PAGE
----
Computational investigation of O2 diffusion through an intra-molecular tunnel in AlkB; influence of polarization on O2 transport†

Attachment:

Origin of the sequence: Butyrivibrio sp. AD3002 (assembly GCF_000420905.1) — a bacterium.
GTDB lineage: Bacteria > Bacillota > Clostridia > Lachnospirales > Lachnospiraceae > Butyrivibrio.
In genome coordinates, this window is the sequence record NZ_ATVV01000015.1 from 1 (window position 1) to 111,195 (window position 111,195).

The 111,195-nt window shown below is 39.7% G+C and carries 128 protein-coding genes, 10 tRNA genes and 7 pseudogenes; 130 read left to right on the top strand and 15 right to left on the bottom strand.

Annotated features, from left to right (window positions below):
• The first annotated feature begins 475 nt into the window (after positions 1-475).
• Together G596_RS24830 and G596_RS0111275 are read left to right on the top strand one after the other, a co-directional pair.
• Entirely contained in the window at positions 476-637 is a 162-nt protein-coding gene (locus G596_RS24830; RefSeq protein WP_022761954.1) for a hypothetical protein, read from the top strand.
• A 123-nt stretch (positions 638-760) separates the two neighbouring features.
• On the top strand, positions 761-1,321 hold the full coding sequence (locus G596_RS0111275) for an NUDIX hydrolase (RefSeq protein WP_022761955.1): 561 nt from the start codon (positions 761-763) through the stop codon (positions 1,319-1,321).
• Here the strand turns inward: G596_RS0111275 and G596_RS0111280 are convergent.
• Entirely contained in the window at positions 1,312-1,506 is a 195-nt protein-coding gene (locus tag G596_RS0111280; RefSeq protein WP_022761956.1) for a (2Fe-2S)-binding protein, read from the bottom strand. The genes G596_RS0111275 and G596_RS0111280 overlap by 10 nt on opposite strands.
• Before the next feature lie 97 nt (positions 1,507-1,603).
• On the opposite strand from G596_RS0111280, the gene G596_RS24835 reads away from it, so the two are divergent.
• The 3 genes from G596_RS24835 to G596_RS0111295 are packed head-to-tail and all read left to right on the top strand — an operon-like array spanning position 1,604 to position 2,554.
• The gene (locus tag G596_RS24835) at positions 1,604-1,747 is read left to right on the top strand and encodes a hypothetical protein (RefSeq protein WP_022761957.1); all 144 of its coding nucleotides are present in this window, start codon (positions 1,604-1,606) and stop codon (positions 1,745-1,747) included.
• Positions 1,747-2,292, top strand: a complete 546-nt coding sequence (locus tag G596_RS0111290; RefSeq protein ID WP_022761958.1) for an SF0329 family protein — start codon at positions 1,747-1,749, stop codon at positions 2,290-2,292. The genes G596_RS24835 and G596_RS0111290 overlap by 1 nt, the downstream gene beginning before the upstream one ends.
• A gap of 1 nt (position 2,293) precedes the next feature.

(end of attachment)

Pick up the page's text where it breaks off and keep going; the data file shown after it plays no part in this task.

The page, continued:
E. Coli AlkB catalyzes the direct dealkylation of various alkylated bases in damaged DNA. The diffusion of molecular oxygen to the active site in AlkB is an essential step for the oxidative dealkylation activity. Despite detailed studies on the stepwise oxidation mechanism of AlkB, there is no conclusive picture of how O2 molecules reach the active site of the protein. Yu et al. (Nature, 439, 879) proposed the existence of an intra-molecular tunnel based on their initial crystal structures of AlkB. We have employed computational simulations to investigate possible migration pathways inside AlkB for O2 molecules. Extensive molecular dynamics (MD) simulations, including explicit ligand sampling and potential of mean force (PMF) calculations, have been performed to provide a microscopic description of the O2 delivery pathway in AlkB. Analysis of intra-molecular tunnels using the CAVER software indicates two possible pathways for O2 to diffuse into the AlkB active site. Explicit ligand sampling simulations suggests that only one of these tunnels provides a viable route. The free energy path for an oxygen molecule to travel along each of these tunnels has been determined with AMBER and AMOEBA. Both PMFs indicate passive transport of O2 from the surface of the protein. However, the inclusion of explicit polarization shows a very large barrier for diffusion of the co-substrate out of the active site, compared with the non-polarizable potential. In addition, our results suggest that the mutation of a conserved residue along the tunnel, Y178, has dramatic effects on the dynamics of AlkB and on the transport of O2 along the tunnel.